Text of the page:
Memories Are Eternal

Rachel - 17403, Pennsylvania
Entered on May 16, 2008
Age Group: Under 18
  • Podcasts

    Sign up for our free, weekly podcast of featured essays. You can download recent episodes individually, or subscribe to automatically receive each podcast. Learn more.

  • FAQ

    Frequently asked questions about the This I Believe project, educational opportunities and more...

  • Top Essays USB Drive

    This USB drive contains 100 of the top This I Believe audio broadcasts of the last ten years, plus some favorites from Edward R. Murrow's radio series of the 1950s. It's perfect for personal or classroom use! Click here to learn more.

“The life given us by nature is short, but the memory of a life well spent is eternal.” These are the words of Cicero, a wise philosopher of ancient Rome. This quote is like a Slim Jim. The longer you chew on it, the more flavor you get. In this case, the more you meditate on a saying, the deeper you understanding of it. After pondering Cicero’s statement, it became clear to me that it is important to live each day to the fullest, taking every opportunity to help one’s fellow man. I believe that a lifetime of days well spent add up to a legacy of purpose and meaning. This has become one of my principles, or morals, that I try to live by.

In the classic novel, A Christmas Carol, by Charles Dickens, the ghost of Christmas Future helps Ebenezer see how he would be viewed after his death. Because of Scrooge’s purposeless and selfish lifestyle, people treated him with no respect after his death. This frightening glimpse into the future made him realize the importance of living right. This just goes to show how the way you act as a living being can and will affect the everlasting memory of you on earth.

“It doesn’t matter – we’re all going to die anyway.” This line doesn’t reflect the idea of living your life to the fullest and doing what will bring on good memories to yourself and others. Saying this is like saying that whatever you do in life can’t influence anyone or anything because, simply, we will all be dead one day in time. I believe that you should always do what will leave you satisfied with your life, as well as a memorable remembrance of your past lifetime here on earth.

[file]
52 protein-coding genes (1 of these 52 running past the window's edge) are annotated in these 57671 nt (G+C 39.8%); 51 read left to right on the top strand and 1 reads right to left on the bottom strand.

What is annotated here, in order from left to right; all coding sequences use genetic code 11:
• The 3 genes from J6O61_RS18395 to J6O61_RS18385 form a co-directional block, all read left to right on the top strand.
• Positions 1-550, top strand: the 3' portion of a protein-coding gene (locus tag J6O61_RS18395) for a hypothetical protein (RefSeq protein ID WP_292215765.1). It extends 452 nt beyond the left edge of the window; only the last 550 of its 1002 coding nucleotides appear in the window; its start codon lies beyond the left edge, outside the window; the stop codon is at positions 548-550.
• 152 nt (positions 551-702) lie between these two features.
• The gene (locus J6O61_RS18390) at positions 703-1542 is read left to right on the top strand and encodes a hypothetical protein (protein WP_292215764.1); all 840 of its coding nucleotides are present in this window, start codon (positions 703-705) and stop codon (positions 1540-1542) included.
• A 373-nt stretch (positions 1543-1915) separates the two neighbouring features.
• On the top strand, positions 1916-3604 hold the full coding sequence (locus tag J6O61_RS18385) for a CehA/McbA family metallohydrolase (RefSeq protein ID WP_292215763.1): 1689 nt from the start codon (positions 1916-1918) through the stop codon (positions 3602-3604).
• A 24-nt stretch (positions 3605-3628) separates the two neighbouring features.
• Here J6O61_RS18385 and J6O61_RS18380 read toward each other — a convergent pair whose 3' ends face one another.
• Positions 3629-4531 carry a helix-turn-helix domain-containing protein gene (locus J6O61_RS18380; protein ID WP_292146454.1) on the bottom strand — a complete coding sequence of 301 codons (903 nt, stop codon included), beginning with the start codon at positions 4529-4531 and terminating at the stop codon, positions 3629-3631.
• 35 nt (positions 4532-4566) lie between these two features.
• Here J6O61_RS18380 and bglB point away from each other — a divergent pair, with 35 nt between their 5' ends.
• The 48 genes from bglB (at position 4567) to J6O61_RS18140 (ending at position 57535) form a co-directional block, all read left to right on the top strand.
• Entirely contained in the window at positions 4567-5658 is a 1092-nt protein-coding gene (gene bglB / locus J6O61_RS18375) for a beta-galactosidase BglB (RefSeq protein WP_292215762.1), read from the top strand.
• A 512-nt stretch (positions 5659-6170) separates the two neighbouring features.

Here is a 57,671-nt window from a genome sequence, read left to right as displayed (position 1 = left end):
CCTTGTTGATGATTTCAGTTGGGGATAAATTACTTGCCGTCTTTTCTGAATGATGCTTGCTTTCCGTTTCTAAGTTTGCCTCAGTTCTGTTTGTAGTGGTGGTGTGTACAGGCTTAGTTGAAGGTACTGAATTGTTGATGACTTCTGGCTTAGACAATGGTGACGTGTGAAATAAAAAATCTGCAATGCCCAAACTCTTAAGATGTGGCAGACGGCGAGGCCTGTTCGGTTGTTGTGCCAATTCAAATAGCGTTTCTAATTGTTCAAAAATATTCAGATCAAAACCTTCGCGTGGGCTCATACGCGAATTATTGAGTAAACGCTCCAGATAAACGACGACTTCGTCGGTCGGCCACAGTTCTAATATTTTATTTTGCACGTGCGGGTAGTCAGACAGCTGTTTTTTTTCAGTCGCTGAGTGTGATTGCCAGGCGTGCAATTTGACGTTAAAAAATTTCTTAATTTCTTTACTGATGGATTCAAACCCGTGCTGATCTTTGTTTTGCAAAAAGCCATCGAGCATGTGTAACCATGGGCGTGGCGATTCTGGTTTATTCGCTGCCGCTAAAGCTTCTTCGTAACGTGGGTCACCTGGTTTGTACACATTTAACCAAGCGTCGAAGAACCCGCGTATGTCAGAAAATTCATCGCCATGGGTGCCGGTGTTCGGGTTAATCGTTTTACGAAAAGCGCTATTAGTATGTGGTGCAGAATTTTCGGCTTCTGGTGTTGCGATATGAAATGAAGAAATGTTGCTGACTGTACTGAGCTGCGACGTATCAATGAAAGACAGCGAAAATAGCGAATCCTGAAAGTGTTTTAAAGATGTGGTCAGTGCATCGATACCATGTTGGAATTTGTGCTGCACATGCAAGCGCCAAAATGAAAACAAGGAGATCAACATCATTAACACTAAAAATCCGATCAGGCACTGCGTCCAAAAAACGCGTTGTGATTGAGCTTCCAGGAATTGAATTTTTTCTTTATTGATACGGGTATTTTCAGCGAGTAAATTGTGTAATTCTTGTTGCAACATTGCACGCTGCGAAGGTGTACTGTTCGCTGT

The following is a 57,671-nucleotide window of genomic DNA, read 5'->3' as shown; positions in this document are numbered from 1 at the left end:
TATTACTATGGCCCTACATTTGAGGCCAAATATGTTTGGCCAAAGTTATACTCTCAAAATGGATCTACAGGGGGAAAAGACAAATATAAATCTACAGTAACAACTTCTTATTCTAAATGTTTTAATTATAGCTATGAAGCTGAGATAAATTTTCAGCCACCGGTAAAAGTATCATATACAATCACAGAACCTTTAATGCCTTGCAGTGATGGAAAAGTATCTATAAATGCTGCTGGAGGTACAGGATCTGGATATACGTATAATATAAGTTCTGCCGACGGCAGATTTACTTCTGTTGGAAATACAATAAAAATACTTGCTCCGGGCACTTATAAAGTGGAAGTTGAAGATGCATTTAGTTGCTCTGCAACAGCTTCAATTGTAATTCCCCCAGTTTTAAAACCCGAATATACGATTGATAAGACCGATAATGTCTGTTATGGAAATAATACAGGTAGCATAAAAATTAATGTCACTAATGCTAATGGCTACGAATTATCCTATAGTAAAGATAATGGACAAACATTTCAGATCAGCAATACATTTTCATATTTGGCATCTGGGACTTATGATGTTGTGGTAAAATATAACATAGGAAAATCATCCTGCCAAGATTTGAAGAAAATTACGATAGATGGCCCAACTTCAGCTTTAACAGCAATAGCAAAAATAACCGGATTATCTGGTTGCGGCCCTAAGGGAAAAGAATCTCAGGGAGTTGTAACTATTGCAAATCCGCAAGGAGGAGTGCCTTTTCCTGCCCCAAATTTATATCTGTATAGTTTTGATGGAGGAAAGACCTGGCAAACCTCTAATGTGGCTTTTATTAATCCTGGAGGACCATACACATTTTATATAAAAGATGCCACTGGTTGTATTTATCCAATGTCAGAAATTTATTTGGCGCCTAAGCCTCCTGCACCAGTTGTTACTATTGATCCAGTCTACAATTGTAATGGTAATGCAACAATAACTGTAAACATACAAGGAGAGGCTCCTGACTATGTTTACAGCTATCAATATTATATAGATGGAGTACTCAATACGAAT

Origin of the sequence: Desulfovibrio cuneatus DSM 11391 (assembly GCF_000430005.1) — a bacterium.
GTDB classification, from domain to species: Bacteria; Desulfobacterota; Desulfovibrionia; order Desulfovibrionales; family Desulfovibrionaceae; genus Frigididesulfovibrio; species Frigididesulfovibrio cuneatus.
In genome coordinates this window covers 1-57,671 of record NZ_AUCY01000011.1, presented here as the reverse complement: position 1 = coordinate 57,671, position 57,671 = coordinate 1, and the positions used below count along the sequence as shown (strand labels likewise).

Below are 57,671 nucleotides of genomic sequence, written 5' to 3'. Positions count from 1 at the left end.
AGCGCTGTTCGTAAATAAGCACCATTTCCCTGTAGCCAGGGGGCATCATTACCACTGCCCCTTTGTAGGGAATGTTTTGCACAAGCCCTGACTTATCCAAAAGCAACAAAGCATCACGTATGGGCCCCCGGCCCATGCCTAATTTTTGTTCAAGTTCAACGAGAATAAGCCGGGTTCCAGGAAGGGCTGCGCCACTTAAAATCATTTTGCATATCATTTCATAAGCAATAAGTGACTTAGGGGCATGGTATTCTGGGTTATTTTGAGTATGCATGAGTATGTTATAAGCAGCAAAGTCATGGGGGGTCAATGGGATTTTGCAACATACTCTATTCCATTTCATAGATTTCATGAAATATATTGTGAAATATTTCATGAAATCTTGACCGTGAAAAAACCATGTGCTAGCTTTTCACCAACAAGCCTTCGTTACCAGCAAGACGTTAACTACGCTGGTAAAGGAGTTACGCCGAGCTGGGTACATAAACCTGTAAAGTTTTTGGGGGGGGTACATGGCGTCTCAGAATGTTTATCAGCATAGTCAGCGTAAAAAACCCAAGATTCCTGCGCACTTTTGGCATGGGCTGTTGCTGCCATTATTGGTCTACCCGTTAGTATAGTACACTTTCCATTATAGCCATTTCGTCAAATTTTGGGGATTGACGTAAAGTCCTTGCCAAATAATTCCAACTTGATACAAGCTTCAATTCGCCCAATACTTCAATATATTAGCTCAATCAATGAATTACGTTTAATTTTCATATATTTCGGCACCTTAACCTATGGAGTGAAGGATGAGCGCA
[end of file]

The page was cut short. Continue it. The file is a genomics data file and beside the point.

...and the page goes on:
In the movie “Big Fish,” a man tells his own seemingly farfetched life story. After his death, the man is represented as a fish, being let loose into a river. Like the Slim Jim, I “chewed” on this for a while, coming to the conclusion that is was a big metaphor; the fish was his soul and stories and memories, and the river was the earth, where his stories will forever reside. Like my belief, this movie supports leaving your memories for the members of earth to hold tight past your earthly life.

Someone who left behind meaningful memories is my grandfather. I never knew my grandfather. And yet, I did. He died before I was born, but because he left such a meaningful life memory behind, I know he had a great outlook on life, quite a sense of humor, and most importantly, a loving heart. By just living his life to the fullest, a man I’ve never met has now become the man I want to meet.

“You are not the momentary whim of a careless creator experimenting in the laboratory of life…. You were made with a purpose.” Og Mandino says it so well. Just like Scrooge, Big Fish, and my grandfather, you should always live with meaning and the intention of leaving your memories behind. This I believe.